Monday, July 20, 2009

20 July - Day of Bravery

I was a kid on that day and remember it well. Watching on TV our astronauts walking on the moon and how proud I felt in my own kid way . . . it was a great day for America, and a great day for humanity.

Tom Wolfe puts it in perspective . . .


  1. The moon lander (Apollo Lunar Module -aka LEM) was a phenomenal feat of space engineering. It was designed and built by Grumman Aerospace on Long Island, NY. They were a great company but unfortunately were gobbled up by Northrup many years ago. I understand the Grumman facility where it was built has been torn down to make way for office space for a cable TV provider.
    A sad state of affairs it is.

    You will find similar stories for the other components of the Apollo/Saturn program.
    North American Aviation designed and built the Command Module and the 2nd stage of Saturn, they are gone.
    Dougas Aircraft built Satrun's 3rd stage, they are history.
    Boeing built the Saturn 1st stage using a NASA design. Boeing is still here but the division that built Saturn has disappeared in corporate reshuffling.

  2. I was flat on my back on the floor in front of our TV and everybody else went to bed, but I wanted to stay up to see that historic moment.

    Of course, that moment can't be separated from another "celebrity" who passed away just a few days ago, Walter Cronkite. It was very striking to see Walter let his emotion out after Armstrong hit the surface of the moon.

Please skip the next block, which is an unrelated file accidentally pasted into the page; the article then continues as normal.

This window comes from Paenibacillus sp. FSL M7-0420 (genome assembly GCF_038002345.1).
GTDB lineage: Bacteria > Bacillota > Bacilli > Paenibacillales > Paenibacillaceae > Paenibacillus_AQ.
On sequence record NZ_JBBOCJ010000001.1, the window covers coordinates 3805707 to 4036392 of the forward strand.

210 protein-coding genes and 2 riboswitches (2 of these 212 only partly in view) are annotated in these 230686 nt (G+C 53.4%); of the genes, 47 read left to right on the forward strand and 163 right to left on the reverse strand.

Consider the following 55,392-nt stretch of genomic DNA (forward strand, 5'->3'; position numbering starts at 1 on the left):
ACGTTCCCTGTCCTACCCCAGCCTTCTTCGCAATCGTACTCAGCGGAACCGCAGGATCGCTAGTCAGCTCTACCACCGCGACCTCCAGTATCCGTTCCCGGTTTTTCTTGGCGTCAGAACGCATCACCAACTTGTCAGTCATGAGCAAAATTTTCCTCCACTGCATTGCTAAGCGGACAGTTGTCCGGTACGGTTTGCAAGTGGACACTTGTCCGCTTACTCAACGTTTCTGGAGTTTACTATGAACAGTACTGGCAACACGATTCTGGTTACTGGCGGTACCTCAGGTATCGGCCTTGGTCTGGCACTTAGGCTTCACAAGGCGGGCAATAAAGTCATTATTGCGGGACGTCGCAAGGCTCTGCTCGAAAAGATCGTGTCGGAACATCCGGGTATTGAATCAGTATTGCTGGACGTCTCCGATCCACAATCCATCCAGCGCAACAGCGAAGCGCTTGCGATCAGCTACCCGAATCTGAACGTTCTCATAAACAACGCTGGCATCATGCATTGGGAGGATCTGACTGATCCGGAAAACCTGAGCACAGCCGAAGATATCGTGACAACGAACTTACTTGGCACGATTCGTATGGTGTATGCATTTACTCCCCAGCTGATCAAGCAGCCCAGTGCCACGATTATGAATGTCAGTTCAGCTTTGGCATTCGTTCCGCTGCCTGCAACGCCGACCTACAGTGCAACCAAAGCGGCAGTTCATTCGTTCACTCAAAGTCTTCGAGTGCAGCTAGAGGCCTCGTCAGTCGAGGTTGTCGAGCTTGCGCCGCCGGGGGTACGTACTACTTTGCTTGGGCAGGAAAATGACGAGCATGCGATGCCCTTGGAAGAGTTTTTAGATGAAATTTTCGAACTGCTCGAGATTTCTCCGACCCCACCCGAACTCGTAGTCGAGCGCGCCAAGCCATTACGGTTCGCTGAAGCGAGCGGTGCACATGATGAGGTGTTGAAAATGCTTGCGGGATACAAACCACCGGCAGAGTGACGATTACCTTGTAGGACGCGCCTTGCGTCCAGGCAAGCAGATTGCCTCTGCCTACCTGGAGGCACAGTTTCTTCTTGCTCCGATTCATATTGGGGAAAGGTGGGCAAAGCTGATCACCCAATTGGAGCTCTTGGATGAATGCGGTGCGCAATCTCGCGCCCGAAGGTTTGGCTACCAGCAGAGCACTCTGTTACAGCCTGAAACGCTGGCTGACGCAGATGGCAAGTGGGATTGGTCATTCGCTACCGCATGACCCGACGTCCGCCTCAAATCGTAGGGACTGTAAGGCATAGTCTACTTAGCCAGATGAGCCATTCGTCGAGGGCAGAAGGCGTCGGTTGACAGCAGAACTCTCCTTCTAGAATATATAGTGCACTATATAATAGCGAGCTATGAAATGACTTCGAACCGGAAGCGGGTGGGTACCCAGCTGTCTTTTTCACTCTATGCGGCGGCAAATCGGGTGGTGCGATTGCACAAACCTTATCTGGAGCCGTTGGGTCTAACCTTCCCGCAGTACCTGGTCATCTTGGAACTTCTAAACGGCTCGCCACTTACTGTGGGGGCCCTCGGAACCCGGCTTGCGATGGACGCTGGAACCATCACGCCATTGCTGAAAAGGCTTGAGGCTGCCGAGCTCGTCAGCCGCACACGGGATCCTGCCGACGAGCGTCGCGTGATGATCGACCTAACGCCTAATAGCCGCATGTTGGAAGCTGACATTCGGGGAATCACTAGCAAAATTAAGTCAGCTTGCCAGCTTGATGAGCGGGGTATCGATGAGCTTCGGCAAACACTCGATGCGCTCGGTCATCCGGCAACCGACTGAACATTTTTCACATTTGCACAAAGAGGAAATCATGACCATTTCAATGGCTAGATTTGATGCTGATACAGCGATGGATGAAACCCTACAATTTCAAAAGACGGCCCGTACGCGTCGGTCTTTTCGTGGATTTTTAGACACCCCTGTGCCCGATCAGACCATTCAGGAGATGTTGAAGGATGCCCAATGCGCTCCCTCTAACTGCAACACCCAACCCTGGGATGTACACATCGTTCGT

"The Right Stuff" was on TV tonight, and like all history Hollywood does dramatic licenses were taken, like Yeager's flight in his shiny new plane towards the end.

    But, it's still one of my favorite bits from the movie world ever and it still inspires.

    And where has that inspiration gone to? Much like mike's aerospace pioneers, trashed, torn down, decrepit.

    You know, we could do that stuff again.


  3. I was in class...watching that moment on TV, and it was our teacher who never was lost for a word just stood there speechless.
    We watched the news, we watched the rerolls of the tapes...and there she stood just watching with us. scribbling in our books, no calculations, and no long-winded lectures about good boys and girls.
    Just a simple request before dimissal..."remember this moment because your world has just changed."

  4. The Chief's got a good post on this topic over at GFT. Here's the link:

    I'm about to go over there and do battle.

  5. As Pluto strides over to GFT ready for combat, I'm sneaking in here for a hipshoot. To wit: I'm going to be the sourpuss about the Apollo program. I'll agree that it was all very much fun and heroic and cool. But beyond the public prettiness, manned flight in the solar system is pretty pointless; there's no there there, we got nothing from the lunar landings that we couldn't have done with an unmanned probe.

    The only real point to manned space travel (other than pure tourism and some fairly arcane science) is to find new habitable planets to ensure that the human race can survive a planetary-level disaster.

    But the U.S. space program was NEVER going to do that. Hell, the entire human race would have a hard time constructing the colonizing ships - and it'd have to BE ships plural, the chances of losing multiple ships and all the colonists aboard are just too immense to ignore - and the technology for prolonged interstellar travel isn't there.